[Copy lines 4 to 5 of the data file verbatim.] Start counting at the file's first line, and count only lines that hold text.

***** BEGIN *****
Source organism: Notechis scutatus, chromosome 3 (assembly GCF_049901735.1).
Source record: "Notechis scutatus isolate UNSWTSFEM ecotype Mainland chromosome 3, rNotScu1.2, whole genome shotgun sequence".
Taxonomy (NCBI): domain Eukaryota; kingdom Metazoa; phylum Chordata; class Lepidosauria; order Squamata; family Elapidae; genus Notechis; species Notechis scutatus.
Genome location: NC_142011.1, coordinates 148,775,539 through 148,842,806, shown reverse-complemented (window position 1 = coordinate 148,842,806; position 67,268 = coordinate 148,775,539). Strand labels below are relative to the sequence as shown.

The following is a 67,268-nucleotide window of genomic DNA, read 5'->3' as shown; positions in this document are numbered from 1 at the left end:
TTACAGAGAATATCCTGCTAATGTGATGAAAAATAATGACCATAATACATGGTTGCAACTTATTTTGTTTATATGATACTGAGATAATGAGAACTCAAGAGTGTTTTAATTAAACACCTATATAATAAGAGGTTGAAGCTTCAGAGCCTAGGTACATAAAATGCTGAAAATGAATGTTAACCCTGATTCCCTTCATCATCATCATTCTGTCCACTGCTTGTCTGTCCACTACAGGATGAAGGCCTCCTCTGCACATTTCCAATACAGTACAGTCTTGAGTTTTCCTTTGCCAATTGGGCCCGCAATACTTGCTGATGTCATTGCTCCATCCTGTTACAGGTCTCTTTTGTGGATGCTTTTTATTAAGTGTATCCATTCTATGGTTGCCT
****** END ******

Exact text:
Genome location: NC_142011.1, coordinates 148,775,539 through 148,842,806, shown reverse-complemented (window position 1 = coordinate 148,842,806; position 67,268 = coordinate 148,775,539). Strand labels below are relative to the sequence as shown.

The following is a 67,268-nucleotide window of genomic DNA, read 5'->3' as shown; positions in this document are numbered from 1 at the left end: